One day after the deadline to move out, the final stragglers were solemnly packing up their cars, filling them with whatever belongings could fit inside. The rest — couches, microwaves, carpets, and other furniture — were left abandoned in piles outside the red brick, single-story homes. Blue tarps covered most of the roofs and doorways were sealed off as clean-up crews began their work.
Some 700 tenants of the Market North affordable housing apartment complex in Wilmington, North Carolina were given one week’s notice to leave their homes after black mold was discovered in the wake of Hurricane Florence. Residents were able to push the deadline back one more week, but the entire complex was vacated by October 22.
A second wave of displaced people are finding themselves newly homeless, months after Florence hit the state. Beginning at the end of September, at least six apartment complexes in New Hanover County have issued notices to the majority, or all, of their residents to vacate. Long after the floodwaters receded, thousands of people have had to pack their bags and leave.
With much of the temporary housing — rental apartments, Airbnb, or hotels — already full from the initial impact of Florence, finding a new place to stay in Wilmington is a challenge. Some may stay with family while others will be forced to to look further away for a place to live.
The Federal Emergency Management Agency (FEMA) is often one of the first places people turn for disaster assistance. But, as John Mills, a FEMA spokesperson who has been based in North Carolina since just before Florence struck, told ThinkProgress, “FEMA money does not solve the issue of the shortage of available housing.”
“People may need to relocate,” Mills said. “That is one of the challenges that a lot of survivors have. They have ties to the community, they have jobs, they have family members there, and large disasters with significant flooding and major damage create long-term recovery challenges for communities.”
The first housing complex to order residents to move out was The Glen; less than two weeks after Florence hit, management told nearly 1,000 people that their leases were terminated “because of water damage, mold, leaking roofs and asbestos that was not exposed prior to walls and sheetrock torn apart as a direct result of the hurricane.” The complex shuttered on October 6.
New Providence Park was next. On September 26, management sent letters to 350 tenants stating that due to damage from Hurricane Florence, “we must terminate your tenancy effective immediately.” Residents were told the termination was authorized “under the natural disaster clause” in their leases. Power across the five apartment buildings was set to turn off that afternoon.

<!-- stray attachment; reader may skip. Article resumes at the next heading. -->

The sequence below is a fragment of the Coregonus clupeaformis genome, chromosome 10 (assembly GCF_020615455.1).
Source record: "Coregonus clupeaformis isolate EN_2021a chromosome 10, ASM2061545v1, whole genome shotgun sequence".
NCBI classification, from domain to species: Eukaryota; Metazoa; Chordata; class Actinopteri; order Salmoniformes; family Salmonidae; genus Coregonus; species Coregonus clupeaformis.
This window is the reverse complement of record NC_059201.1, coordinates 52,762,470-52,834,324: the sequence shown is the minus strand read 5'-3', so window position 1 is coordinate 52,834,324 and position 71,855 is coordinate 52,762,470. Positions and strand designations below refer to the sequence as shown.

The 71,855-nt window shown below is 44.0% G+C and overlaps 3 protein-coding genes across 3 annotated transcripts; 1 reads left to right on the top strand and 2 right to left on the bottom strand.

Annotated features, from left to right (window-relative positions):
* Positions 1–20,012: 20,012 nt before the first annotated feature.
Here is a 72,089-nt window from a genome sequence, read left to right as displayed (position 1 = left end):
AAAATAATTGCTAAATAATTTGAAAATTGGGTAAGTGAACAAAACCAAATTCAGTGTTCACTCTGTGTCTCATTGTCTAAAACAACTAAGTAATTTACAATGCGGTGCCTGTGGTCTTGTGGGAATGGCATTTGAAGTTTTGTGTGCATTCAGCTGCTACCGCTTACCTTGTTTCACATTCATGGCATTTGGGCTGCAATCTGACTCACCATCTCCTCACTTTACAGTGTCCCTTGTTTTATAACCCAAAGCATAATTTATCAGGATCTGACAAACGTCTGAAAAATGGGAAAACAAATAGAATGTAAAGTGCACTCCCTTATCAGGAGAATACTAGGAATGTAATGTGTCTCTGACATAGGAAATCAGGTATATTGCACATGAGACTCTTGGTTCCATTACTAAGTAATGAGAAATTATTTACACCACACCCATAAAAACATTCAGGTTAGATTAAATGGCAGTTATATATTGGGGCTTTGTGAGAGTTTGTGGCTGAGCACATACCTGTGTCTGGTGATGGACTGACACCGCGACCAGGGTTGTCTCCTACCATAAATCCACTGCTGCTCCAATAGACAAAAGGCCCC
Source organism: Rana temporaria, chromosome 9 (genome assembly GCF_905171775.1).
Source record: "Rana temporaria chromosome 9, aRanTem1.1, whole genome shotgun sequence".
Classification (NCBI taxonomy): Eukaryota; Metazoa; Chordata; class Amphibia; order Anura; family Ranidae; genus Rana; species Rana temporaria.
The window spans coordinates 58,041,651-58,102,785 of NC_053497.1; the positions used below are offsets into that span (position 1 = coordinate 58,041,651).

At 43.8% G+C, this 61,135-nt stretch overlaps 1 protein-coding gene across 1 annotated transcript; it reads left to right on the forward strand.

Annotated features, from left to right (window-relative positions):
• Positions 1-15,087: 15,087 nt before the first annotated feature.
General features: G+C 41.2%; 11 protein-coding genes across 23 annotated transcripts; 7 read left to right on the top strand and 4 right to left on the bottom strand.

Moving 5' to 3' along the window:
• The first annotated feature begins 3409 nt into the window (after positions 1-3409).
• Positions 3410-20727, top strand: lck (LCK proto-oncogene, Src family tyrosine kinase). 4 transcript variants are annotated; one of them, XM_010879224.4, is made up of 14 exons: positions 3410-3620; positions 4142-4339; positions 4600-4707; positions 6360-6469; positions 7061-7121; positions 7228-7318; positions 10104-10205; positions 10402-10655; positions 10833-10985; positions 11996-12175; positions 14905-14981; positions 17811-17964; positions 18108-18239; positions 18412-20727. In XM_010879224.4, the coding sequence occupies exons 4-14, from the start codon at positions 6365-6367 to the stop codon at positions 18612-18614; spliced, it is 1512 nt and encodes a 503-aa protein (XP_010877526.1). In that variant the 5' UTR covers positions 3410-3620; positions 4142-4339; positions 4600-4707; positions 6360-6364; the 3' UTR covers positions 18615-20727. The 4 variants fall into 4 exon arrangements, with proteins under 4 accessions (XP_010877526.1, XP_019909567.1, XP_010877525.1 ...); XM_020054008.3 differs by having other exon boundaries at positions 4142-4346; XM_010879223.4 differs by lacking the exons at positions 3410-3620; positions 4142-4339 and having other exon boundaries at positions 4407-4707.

Then came the Clear Run apartment complex, which notified residents on October 1 that they had to be out within a week due to flooding damage. Then it was The Reserve at Forest Hill, and then Market North.
The notices have continued into November. Just this week, two months after the storm and a week before Thanksgiving, a sixth complex, Jervay Apartments, was also told to partially vacate.
“The commonality that they have is that they only gave them days to get out,” Annie Anthony, chief executive of the Cape Fear Volunteer Center, told ThinkProgress. The organization helped affected Wilmington residents pack up their homes and find storage units.
“I mean, we’ve just had a hurricane, the town isn’t even functioning, people aren’t even able to get all the way back,” Anthony said.
Among the group of apartments that issued notices to vacate the property are at least four low-income housing complexes. And while having to pack up and find a new home in less than a week is a challenge for anyone, finding alternate affordable housing in a hurricane-hit town is exceptionally difficult for those forced to leave The Glen, The Reserve, Jervay Apartments, and Market North.
On top of immediate concerns regarding where all of these people will now live and the cost involved, there is a looming, unanswered question: How long it will be before they can return home — if at all?
An emerging pattern
The number of apartment evictions in the aftermath of severe storms has been slowly rising in recent years. Following Hurricane Katrina in 2005, there were reports of low-income tenants in Mississippi and Louisiana facing a “wave of evictions.” After Superstorm Sandy in 2012, some 80,000 tenants were served eviction notices by the New York Housing Authority just days after the storm hit.
Then last year, after Hurricane Harvey, dozens of survivors returned home only to find eviction notices on their doors. Now thousands of people in North Carolina are facing the same situation, in addition to hundreds of Florida residents in the wake of Hurricane Michael.
For aid workers, however, it’s still a new, emerging challenge to address. And as climate change continues to make hurricanes more intense and destructive, it’s likely a housing crisis will follow many major storms to come.